Morgan argues there is a “persistent view that challenger brands can only adopt one of two strategies – either the position of David against the industry Goliath, or to rip up the rule-book entirely.”

This perception, Morgan explains, reinforces the idea that challenger characteristics are not sustainable after mainstream success – a dangerous mentality which limits the possibilities for brands. He goes on to suggest there are a number of different challenger narratives that brands can adopt – People's Champion, Game Changer or Missionary, for example. “A challenger brand may have launched into the market as one of these types,” explains Morgan, “but with success, while their identity and values must remain constant, they may need to evolve across narratives in order to stay stimulating and relevant to the consumer.”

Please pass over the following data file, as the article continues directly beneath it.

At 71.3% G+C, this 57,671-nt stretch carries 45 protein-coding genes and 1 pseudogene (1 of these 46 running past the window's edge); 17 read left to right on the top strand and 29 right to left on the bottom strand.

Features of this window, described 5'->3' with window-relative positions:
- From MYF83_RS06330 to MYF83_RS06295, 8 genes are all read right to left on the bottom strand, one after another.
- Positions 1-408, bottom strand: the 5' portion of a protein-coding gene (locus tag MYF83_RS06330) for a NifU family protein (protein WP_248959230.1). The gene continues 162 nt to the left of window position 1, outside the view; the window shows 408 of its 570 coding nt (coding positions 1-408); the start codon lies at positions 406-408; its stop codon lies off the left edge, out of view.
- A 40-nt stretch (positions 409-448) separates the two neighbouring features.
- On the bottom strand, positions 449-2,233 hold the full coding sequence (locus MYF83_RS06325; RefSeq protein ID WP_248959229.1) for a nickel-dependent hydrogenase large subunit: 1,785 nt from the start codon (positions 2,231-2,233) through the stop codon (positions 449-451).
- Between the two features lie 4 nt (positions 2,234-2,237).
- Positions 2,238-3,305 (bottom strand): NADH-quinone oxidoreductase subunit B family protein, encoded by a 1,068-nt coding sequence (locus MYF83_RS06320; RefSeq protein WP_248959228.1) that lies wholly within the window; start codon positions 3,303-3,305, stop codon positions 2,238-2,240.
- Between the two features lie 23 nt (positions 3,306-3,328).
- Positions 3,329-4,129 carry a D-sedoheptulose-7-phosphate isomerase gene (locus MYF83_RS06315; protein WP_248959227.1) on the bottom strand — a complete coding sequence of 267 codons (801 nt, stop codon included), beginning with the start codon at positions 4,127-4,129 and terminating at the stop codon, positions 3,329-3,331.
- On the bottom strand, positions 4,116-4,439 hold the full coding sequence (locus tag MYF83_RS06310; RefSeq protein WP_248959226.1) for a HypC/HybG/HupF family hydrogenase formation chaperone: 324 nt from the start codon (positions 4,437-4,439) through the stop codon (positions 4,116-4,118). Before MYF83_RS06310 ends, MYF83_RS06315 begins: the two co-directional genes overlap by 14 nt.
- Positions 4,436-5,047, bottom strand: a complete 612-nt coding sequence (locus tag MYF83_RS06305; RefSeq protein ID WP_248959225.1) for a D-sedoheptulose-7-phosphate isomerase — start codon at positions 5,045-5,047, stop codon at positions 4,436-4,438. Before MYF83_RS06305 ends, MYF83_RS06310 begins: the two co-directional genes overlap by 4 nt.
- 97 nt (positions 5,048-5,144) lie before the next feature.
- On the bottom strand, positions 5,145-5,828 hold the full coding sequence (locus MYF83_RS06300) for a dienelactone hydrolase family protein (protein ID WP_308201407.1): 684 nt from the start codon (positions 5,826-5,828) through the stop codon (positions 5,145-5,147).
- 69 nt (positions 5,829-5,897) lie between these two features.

Red Bull is a good example of a brand which has not only retained its original values but actually augmented them with its forward-thinking content production strategy; its recent Stratos jump was more than a leap of faith for both Felix Baumgartner and the brand, but cemented the brand as an original thinker, unafraid to take risks.

Taking risks is inherent in the identity of a challenger – they must exhibit real desire for behavioural change, not just a 'me-too' mentality. This is touched on by Yael Alaton, who explains: “Challenger brands bring about change and progress. They create the new and define the way forward. Challenger brands are about provocation, seduction and transforming a category.”

Arguably this attitude of seeding a change of behaviour in consumers is the defining characteristic for today's challenger brands. Alaton comments that this is represented by an “immediate presence and energy” which demonstrates that their proposition provides consumers with a new way of doing things.

Once they have gained acceptance from consumers, Alaton says, challenger brands have the potential to become iconic.